Kohler offers a host of smart plumbing products, but it’s not reinventing the wheel when it comes to whole-home water monitoring and leak prevention. The company has teamed instead with Phyn to offer two co-branded products: The DIY-oriented H2Wise Powered by Phyn, and the professionally installed H2Wise+ Powered by Phyn.
The DIY product is designed to be installed under a home’s sink, connected to the angle stops that supply hot and cold water to the faucet. Despite being connected to just one faucet, the HWise Powered by Phyn can analyze the entire home’s water consumption, providing insights as to how each fixture is used and warning of leaks detected anywhere in the system. It can also issue a pre-freeze warning by detecting the presence of crystals forming in your water pipes before the pipes freeze and potentially burst.
The H2Wise+ offers the same consumption analysis and freeze and leak-detection warnings, but because a plumber installs it on your home’s main incoming water supply, it can also shut the water off in an emergency—after it detects an uncontrolled leak or if freezing conditions are detected. This product is based on the second-generation Phyn Plus, which TechHive is planning to review soon. We’ve already reviewed the first-gen Phyn Plus.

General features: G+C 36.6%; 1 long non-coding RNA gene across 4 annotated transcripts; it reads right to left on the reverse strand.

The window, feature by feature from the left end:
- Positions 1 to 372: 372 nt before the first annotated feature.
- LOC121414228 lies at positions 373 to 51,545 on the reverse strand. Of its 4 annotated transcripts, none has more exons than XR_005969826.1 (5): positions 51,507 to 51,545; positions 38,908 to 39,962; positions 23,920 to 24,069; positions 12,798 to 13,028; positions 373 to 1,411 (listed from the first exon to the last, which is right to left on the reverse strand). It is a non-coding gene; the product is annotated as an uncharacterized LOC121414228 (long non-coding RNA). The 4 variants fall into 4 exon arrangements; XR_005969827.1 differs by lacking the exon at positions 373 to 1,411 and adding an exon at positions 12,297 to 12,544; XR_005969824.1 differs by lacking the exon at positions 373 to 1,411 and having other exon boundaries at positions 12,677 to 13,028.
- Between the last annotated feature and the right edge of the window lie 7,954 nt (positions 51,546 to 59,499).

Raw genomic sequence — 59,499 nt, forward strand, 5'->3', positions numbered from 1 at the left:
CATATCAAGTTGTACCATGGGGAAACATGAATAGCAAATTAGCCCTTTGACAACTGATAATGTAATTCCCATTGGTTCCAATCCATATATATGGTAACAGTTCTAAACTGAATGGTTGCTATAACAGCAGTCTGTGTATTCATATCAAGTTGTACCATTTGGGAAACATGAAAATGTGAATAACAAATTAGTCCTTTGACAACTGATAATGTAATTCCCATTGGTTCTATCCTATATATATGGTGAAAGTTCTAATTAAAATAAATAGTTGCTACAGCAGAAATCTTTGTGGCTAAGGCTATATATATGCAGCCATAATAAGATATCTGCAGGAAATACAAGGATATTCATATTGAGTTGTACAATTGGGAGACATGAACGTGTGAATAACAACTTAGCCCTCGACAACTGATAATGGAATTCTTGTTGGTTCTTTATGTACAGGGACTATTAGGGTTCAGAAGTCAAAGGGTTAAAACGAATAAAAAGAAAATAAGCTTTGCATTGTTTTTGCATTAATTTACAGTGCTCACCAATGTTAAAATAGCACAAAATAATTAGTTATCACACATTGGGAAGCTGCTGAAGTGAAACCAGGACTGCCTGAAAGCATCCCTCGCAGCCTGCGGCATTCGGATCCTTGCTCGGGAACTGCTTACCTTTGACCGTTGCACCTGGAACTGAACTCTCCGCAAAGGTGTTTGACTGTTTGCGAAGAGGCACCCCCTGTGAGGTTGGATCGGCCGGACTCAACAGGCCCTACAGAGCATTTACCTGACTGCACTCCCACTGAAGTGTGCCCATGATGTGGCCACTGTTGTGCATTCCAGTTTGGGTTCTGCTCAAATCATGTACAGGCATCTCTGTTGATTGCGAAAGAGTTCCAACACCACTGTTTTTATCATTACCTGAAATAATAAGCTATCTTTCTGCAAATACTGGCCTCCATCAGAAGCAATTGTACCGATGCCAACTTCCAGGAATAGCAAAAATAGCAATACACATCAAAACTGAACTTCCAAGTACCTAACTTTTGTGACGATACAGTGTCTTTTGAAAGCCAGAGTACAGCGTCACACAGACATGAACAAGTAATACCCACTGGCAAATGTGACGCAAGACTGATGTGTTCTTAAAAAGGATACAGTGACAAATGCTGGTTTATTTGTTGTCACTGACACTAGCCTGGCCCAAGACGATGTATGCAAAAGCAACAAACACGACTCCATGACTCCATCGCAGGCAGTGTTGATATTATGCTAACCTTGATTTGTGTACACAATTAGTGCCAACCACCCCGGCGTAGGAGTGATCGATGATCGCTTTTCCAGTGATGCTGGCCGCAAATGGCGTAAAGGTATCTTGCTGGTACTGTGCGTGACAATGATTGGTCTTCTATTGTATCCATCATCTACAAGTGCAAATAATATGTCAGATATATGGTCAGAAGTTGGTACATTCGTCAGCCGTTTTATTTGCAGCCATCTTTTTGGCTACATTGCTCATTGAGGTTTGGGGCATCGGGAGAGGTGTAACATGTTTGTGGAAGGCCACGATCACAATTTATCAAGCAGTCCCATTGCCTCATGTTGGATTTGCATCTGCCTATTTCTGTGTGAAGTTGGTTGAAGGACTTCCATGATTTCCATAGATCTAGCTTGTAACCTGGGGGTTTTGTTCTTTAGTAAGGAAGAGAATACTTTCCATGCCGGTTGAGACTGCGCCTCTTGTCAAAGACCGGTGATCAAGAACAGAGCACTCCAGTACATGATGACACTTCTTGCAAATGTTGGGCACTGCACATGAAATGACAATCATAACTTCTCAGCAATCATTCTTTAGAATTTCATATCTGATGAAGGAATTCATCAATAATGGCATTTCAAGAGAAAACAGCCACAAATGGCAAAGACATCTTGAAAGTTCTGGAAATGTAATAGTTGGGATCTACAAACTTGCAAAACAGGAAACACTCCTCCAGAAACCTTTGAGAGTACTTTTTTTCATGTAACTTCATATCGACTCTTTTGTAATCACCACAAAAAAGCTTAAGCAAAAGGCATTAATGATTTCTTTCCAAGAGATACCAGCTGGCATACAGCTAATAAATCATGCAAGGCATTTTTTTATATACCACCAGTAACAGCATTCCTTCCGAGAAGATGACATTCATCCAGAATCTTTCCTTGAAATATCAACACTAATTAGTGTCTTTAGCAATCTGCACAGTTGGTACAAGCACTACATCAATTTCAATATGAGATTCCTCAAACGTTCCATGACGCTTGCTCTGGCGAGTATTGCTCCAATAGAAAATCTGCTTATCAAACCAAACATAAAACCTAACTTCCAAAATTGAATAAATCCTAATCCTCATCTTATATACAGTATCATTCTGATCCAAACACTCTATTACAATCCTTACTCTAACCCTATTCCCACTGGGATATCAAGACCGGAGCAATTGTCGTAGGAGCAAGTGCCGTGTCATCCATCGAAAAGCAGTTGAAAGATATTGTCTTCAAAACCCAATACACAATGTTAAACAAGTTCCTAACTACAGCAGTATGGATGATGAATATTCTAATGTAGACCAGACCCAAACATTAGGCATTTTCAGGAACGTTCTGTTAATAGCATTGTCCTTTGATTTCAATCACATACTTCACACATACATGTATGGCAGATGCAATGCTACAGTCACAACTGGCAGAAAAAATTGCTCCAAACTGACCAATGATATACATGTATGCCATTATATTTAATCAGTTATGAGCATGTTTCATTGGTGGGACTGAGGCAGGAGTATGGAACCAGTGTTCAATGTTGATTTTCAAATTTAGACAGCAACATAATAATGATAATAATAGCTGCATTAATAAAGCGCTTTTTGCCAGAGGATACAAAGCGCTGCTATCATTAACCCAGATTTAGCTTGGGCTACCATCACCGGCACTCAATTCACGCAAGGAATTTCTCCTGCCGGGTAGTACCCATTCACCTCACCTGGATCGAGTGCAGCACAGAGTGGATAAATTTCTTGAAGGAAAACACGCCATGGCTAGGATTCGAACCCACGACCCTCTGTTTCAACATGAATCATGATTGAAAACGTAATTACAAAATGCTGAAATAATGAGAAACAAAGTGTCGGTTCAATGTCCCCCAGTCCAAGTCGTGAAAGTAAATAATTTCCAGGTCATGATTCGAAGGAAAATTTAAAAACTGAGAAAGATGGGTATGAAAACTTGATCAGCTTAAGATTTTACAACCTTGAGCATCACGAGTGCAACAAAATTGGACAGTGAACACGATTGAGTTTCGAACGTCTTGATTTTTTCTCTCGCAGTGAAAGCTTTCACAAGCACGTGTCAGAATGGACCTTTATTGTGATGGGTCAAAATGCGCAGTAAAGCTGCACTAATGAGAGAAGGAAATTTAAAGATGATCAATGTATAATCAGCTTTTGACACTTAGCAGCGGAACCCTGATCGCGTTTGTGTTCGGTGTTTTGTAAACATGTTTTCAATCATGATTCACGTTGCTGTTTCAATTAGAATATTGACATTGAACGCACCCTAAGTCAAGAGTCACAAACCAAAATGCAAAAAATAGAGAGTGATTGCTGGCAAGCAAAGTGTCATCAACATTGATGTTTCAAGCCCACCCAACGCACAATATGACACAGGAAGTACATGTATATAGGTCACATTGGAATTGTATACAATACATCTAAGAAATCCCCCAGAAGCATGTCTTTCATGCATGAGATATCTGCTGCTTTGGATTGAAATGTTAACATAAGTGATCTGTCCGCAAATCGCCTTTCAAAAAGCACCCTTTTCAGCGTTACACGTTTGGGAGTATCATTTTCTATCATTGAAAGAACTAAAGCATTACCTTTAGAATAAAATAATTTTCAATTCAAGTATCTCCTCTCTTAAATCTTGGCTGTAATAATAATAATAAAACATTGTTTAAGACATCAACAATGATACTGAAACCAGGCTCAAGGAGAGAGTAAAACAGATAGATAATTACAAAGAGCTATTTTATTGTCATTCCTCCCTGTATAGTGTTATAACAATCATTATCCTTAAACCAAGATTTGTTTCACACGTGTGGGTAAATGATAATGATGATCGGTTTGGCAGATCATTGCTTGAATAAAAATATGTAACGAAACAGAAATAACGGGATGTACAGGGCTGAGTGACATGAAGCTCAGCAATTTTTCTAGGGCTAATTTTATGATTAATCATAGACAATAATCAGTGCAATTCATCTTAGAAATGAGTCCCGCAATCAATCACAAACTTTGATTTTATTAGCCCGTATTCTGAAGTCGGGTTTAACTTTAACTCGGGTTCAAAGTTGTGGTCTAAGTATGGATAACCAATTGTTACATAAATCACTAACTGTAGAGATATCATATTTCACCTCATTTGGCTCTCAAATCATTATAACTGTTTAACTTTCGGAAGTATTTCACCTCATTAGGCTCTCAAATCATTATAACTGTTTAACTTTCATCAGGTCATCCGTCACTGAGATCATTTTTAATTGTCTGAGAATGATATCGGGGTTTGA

Both devices measure water pressure in the line several hundred times per second to a smartphone app. They also report the water’s temperature and, when faucets are open, the water’s flow rate (in gallons per minute). Both devices require an AC outlet in proximity to their installation location, which can be problematic if your main water line is outside your home (the smart valve is fully weatherized).
The H2Wise is available for order now for $400. The H2Wise+ is priced at $667 and is also available now.
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Michael is TechHive's lead editor, with 30+ years of experience covering the tech industry, focusing on the smart home, home audio, and home theater. He built his own smart home in 2007 and used it as a real-world test lab for product reviews. Following a relocation to the Pacific Northwest, he is now converting his new home, an 1890 Victorian bungalow, into a modern smart home.